Over at Hot Air, Ed Morrissey offers some analysis of a recent Gallup poll on party identification at the state level. The poll shows that the trend of fewer people self-identifying with Democratic Party continues. Follow the link for the detailed numbers but the Gallup conclusions are as follows.
Democrats’ advantage in party identification continues to dwindle this year. Fewer Americans identify as Democrats, and more say they don’t identify with or lean toward either party. On a state-by-state level, this means more states are now classified as competitive or leaning/solidly Republican than has been the case over the past two years, and fewer as leaning/solidly Democratic.
Some shift toward independent party identification is to be expected in the years between presidential elections; in presidential election years, party allegiance tends to be at its height. The key finding at this juncture is that Democrats, not Republicans, have been the net losers as Americans shift away from the major parties.I’m a little skeptical of the numbers, myself, as they indicate that Texas is a competitive state. Does anyone really think Texas isn’t at least “leans Republican”?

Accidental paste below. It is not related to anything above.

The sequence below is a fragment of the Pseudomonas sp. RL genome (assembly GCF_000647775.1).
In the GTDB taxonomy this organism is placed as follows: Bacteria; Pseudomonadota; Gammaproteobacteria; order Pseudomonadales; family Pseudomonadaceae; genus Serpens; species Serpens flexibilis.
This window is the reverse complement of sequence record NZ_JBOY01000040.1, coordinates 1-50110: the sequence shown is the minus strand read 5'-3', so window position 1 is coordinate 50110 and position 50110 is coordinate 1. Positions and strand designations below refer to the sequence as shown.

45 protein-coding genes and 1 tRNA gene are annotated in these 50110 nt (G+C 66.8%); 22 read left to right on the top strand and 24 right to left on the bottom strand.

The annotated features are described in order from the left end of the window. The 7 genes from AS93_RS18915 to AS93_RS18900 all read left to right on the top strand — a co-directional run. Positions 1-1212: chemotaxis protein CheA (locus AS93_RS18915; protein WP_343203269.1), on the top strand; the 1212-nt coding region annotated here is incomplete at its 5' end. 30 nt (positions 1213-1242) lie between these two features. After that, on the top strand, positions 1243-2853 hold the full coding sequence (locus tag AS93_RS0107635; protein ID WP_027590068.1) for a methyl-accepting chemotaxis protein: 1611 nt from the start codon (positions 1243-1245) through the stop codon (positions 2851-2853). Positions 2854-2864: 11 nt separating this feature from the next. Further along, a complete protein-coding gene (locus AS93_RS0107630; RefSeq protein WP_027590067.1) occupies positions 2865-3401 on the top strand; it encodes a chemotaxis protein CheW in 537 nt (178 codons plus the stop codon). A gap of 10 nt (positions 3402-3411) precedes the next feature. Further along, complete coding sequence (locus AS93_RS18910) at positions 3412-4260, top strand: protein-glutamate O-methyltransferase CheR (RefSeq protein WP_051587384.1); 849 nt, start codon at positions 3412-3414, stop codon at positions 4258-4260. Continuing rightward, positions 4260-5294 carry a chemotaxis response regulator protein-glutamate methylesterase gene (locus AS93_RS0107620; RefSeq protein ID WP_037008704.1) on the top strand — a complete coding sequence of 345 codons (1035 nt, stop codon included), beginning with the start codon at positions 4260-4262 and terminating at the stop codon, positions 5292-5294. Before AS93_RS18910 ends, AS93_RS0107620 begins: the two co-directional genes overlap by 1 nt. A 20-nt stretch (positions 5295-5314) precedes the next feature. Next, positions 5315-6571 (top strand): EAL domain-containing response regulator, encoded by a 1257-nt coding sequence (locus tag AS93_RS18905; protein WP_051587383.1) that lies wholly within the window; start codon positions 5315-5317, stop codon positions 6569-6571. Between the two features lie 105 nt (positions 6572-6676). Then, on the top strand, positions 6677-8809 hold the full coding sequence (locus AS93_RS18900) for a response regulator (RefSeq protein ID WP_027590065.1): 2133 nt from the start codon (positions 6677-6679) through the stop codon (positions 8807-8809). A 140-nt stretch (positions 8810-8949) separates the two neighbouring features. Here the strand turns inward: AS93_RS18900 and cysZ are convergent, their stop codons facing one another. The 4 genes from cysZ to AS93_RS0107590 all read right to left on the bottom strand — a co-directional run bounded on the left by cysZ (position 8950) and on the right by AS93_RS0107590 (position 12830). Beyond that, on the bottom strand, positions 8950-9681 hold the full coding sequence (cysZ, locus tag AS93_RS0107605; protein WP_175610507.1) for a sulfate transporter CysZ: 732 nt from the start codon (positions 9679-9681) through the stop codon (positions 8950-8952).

Morrissey’s comments focus on the sampling choices Gallup used for this particular poll.
The sample is the key. Gallup did not ask for registered or likely voters, but instead opted for the wider but less accurate sampling technique. We have a basis of comparison as well, the 2008 election. Gallup showed Democrats with a 12-point advantage in the general population, but Obama only won the popular vote by seven points — and that was with the help of Republican crossovers. The general-population sample overstates Democratic support in actual elections, even the one with massive turnout that propelled Obama into the White House.
The four-point advantage today, therefore, looks pretty thin. Among registered voters, it’s probably dead even or perhaps a negative number.This poll is just one more brush stroke in the painting of a strong midterm election for the Republican Party. But as Glenn Reynolds reminds us, don’t get cocky. While current indications are indeed positive don’t forget about Angle/Reid situations that muddy the waters.